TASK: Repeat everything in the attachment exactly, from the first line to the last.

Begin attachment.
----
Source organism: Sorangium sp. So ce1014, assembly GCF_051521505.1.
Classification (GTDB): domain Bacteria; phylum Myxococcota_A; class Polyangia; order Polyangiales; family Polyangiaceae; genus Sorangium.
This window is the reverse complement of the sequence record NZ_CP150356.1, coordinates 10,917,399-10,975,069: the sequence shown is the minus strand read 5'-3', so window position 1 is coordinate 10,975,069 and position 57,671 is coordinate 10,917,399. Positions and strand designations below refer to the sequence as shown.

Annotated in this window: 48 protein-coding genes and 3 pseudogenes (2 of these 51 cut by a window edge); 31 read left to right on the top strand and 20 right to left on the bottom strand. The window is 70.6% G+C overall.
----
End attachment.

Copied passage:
Source organism: Sorangium sp. So ce1014, assembly GCF_051521505.1.
Classification (GTDB): domain Bacteria; phylum Myxococcota_A; class Polyangia; order Polyangiales; family Polyangiaceae; genus Sorangium.
This window is the reverse complement of the sequence record NZ_CP150356.1, coordinates 10,917,399-10,975,069: the sequence shown is the minus strand read 5'-3', so window position 1 is coordinate 10,975,069 and position 57,671 is coordinate 10,917,399. Positions and strand designations below refer to the sequence as shown.

Annotated in this window: 48 protein-coding genes and 3 pseudogenes (2 of these 51 cut by a window edge); 31 read left to right on the top strand and 20 right to left on the bottom strand. The window is 70.6% G+C overall.